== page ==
Wilson decided not to follow the career path of his Presbyterian minister, but to use his verbal and logic skills in politics. He entered law school at the University of Virginia planning to jump from a career as a lawyer into politics. After passing the bar in Georgia, Wilson set up a law practice in Atlanta. However, he soon found the day to day practice of law to be stifling. So he returned to school, earning a Ph.D. from Johns Hopkins University in the history of government in order to at least train the next generation of leaders. Wilson’s dissertation, Congressional Government, examined how a strong Congress could dominate a weak president. It was hailed as the best book on the subject and remained in print for decades.
After graduation Wilson went to teach college, first at Bryn Mawr, then at Wesleyan, and finally at his alma mater, Princeton, in 1890. As a professor, and then as a university president, Wilson learned how to balance the demands of different competing groups and how to convince large groups of men to do what he wanted. According to a later, perhaps apocryphal, story, Wilson noted that, compared to what he was used to in facility meetings, the “real” politicians in Washington were amateurs.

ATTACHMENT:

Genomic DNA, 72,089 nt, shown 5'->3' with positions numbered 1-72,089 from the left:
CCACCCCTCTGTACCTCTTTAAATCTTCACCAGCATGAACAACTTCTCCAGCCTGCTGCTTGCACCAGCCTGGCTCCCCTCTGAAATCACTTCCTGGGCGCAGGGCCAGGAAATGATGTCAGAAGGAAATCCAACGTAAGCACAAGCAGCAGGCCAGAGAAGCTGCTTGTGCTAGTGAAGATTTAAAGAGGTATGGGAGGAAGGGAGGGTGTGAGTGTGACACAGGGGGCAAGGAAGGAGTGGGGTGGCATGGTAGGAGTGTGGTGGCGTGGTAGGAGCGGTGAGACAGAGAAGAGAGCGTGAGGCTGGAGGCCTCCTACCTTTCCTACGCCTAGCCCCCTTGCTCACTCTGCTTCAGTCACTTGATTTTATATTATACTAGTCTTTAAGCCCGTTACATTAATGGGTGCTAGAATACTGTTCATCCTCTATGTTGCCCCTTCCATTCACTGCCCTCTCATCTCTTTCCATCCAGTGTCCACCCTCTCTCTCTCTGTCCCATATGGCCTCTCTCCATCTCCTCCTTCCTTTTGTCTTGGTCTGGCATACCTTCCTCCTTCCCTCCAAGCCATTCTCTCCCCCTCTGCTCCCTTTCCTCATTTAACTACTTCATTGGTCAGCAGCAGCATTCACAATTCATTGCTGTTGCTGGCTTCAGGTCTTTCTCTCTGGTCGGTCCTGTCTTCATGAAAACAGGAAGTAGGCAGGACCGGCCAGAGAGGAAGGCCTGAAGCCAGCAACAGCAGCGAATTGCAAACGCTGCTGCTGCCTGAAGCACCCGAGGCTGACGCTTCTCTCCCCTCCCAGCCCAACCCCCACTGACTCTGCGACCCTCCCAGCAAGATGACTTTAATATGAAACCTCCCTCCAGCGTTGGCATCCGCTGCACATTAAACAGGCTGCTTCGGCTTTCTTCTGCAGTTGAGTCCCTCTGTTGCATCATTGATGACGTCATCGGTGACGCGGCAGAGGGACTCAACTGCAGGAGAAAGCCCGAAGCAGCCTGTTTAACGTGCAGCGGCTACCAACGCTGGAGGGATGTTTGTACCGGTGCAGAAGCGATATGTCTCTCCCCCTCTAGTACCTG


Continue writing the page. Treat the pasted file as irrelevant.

In 1910, Wilson was picked by party bosses to run for Governor of New Jersey and won an overwhelming victory as a Democrat in a normally Republican state. As Governor of New Jersey, Wilson knew how to use patronage but really relied on his verbal skills to win allies and convince others that he was right. He soon proved his independence as governor, shaking off the control of the party bosses and following his own path as a reformer, independent of the big city political machines. He quickly established an impressive record of political reforms in New Jersey and became the front runner for the 1912 Democratic presidential nomination. In a three-way race with Theodore Roosevelt and William Howard Taft, Wilson was elected by a landslide in a 3 way race in 1912.